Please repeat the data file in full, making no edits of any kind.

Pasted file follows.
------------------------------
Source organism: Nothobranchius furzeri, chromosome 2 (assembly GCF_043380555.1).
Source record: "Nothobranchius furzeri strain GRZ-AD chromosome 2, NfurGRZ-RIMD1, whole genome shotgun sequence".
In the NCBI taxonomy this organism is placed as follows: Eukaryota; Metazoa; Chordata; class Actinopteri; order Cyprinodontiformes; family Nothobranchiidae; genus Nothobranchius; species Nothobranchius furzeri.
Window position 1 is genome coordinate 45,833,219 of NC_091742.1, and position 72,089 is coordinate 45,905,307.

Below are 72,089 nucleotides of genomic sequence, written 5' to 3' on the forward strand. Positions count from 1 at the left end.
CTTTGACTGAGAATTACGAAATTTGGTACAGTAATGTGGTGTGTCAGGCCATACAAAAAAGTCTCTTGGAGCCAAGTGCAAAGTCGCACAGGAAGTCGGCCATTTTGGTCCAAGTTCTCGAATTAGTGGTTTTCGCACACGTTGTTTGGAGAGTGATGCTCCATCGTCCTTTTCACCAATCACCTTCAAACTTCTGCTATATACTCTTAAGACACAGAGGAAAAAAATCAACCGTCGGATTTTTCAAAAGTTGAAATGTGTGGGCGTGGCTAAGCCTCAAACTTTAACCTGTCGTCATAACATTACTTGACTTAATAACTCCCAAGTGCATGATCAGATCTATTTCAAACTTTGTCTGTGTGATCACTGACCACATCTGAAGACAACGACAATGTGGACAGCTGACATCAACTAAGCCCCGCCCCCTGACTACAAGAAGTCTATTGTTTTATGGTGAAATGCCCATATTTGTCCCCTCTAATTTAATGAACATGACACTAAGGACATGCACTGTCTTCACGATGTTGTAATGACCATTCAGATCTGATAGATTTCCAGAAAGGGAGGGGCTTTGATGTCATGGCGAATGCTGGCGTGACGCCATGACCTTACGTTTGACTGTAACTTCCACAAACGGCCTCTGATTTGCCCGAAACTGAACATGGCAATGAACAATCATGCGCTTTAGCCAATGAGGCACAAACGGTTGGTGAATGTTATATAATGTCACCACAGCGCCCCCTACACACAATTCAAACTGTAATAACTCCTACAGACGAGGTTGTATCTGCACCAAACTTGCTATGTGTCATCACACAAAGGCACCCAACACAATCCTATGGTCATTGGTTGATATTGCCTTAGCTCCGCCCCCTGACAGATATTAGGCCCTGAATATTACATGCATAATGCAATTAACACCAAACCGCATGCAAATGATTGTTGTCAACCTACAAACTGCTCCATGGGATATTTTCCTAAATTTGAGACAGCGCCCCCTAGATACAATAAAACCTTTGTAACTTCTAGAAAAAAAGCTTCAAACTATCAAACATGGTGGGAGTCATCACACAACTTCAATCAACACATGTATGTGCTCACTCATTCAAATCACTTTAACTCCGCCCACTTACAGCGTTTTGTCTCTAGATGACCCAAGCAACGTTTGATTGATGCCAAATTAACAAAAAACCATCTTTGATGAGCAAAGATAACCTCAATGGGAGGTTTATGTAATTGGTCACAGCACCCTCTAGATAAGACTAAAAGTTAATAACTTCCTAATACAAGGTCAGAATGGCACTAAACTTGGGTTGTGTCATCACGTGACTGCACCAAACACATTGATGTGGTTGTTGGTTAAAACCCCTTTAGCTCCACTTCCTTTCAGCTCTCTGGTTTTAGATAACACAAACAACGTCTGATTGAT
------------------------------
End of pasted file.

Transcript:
Source organism: Nothobranchius furzeri, chromosome 2 (assembly GCF_043380555.1).
Source record: "Nothobranchius furzeri strain GRZ-AD chromosome 2, NfurGRZ-RIMD1, whole genome shotgun sequence".
In the NCBI taxonomy this organism is placed as follows: Eukaryota; Metazoa; Chordata; class Actinopteri; order Cyprinodontiformes; family Nothobranchiidae; genus Nothobranchius; species Nothobranchius furzeri.
Window position 1 is genome coordinate 45,833,219 of NC_091742.1, and position 72,089 is coordinate 45,905,307.

Below are 72,089 nucleotides of genomic sequence, written 5' to 3' on the forward strand. Positions count from 1 at the left end.
CTTTGACTGAGAATTACGAAATTTGGTACAGTAATGTGGTGTGTCAGGCCATACAAAAAAGTCTCTTGGAGCCAAGTGCAAAGTCGCACAGGAAGTCGGCCATTTTGGTCCAAGTTCTCGAATTAGTGGTTTTCGCACACGTTGTTTGGAGAGTGATGCTCCATCGTCCTTTTCACCAATCACCTTCAAACTTCTGCTATATACTCTTAAGACACAGAGGAAAAAAATCAACCGTCGGATTTTTCAAAAGTTGAAATGTGTGGGCGTGGCTAAGCCTCAAACTTTAACCTGTCGTCATAACATTACTTGACTTAATAACTCCCAAGTGCATGATCAGATCTATTTCAAACTTTGTCTGTGTGATCACTGACCACATCTGAAGACAACGACAATGTGGACAGCTGACATCAACTAAGCCCCGCCCCCTGACTACAAGAAGTCTATTGTTTTATGGTGAAATGCCCATATTTGTCCCCTCTAATTTAATGAACATGACACTAAGGACATGCACTGTCTTCACGATGTTGTAATGACCATTCAGATCTGATAGATTTCCAGAAAGGGAGGGGCTTTGATGTCATGGCGAATGCTGGCGTGACGCCATGACCTTACGTTTGACTGTAACTTCCACAAACGGCCTCTGATTTGCCCGAAACTGAACATGGCAATGAACAATCATGCGCTTTAGCCAATGAGGCACAAACGGTTGGTGAATGTTATATAATGTCACCACAGCGCCCCCTACACACAATTCAAACTGTAATAACTCCTACAGACGAGGTTGTATCTGCACCAAACTTGCTATGTGTCATCACACAAAGGCACCCAACACAATCCTATGGTCATTGGTTGATATTGCCTTAGCTCCGCCCCCTGACAGATATTAGGCCCTGAATATTACATGCATAATGCAATTAACACCAAACCGCATGCAAATGATTGTTGTCAACCTACAAACTGCTCCATGGGATATTTTCCTAAATTTGAGACAGCGCCCCCTAGATACAATAAAACCTTTGTAACTTCTAGAAAAAAAGCTTCAAACTATCAAACATGGTGGGAGTCATCACACAACTTCAATCAACACATGTATGTGCTCACTCATTCAAATCACTTTAACTCCGCCCACTTACAGCGTTTTGTCTCTAGATGACCCAAGCAACGTTTGATTGATGCCAAATTAACAAAAAACCATCTTTGATGAGCAAAGATAACCTCAATGGGAGGTTTATGTAATTGGTCACAGCACCCTCTAGATAAGACTAAAAGTTAATAACTTCCTAATACAAGGTCAGAATGGCACTAAACTTGGGTTGTGTCATCACGTGACTGCACCAAACACATTGATGTGGTTGTTGGTTAAAACCCCTTTAGCTCCACTTCCTTTCAGCTCTCTGGTTTTAGATAACACAAACAACGTCTGATTGAT